It's easy to get answers about health and nutrition! Just send your question by email to [email protected] and Dr. Harlan will respond to selected questions of general interest. Answers will be posted in the Ask Dr. Gourmet newsletter (sign up now!) and archived in the Ask Dr. Gourmet section of the website.
I have been on WeightWatchers and they want you to get 3 servings of milk a day if you are over 50, as I am. I don't see a concentration of calcium in your menus. Any advice?
It is certainly not necessary to drink milk, and doing so could explain any difficulty you are having losing weight. Three glasses a day adds up to about 300 calories, even if it's skim milk (each 8 ounce cup is 91 calories but most folks pour more than 8 ounces). That's a lot of extra calories each day you don't need. The research on Mediterranean diet shows that dairy is part of a healthy diet, but most of that is processed products like cheeses or yogurts.
If you are eating healthy, fresh food, you should be getting enough calcium. The "recommended" daily intake of calcium that the FDA requires to be reported in Nutrition Facts labels on foods is based on is 1,000 mg per day. So if there's 30%, that's 300 mg. Note that every Dr. Gourmet recipe reports the amount of calcium each day by that FDA guideline.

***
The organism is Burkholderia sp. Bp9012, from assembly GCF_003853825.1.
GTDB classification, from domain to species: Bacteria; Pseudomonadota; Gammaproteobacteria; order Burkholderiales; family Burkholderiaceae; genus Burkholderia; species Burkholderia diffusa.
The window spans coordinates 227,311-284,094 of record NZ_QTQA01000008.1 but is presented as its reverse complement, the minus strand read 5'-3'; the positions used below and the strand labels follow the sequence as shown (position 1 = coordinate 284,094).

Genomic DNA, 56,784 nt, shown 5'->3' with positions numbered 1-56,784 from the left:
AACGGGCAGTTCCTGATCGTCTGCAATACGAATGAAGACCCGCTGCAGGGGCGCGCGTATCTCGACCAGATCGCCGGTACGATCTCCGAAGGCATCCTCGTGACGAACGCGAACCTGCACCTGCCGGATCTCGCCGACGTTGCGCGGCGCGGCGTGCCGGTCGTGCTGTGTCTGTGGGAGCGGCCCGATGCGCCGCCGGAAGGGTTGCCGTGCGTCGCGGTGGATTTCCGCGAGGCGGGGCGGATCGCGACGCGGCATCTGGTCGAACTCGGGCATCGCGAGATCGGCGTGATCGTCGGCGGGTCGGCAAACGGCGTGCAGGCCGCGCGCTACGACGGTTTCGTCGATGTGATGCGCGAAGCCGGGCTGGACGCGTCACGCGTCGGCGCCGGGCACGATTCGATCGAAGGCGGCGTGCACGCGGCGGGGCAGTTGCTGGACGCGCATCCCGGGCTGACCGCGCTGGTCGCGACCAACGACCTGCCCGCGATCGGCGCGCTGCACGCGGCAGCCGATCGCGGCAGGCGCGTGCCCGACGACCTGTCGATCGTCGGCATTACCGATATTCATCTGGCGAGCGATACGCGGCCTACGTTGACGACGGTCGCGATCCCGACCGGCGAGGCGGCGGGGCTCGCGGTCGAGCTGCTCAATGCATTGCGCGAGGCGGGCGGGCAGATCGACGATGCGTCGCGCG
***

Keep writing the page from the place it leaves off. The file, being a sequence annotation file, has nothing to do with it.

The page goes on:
By having cereal with milk, or meals with cheese or yogurt, you will be getting a fair amount of calcium and most Dr. Gourmet recipes have higher amounts of calcium. Tracking your meals in The USDA Supertracker will let you keep track of your calcium intake.
Here's a list of foods that are especially high in calcium (PDF) that can help you in choosing recipes. You can search for Dr. Gourmet recipes by entering ingredients in the search box. You can do the same using Google.
It's clear that you do not need to drink milk to get enough calcium in your diet, so rest easy. Cheese, yogurt, spinach, fortified cereals, broccoli, navy beans, oysters, oranges and soy products are great places to start!
Thanks for writing,
Timothy S. Harlan, MD, FACP, CCMS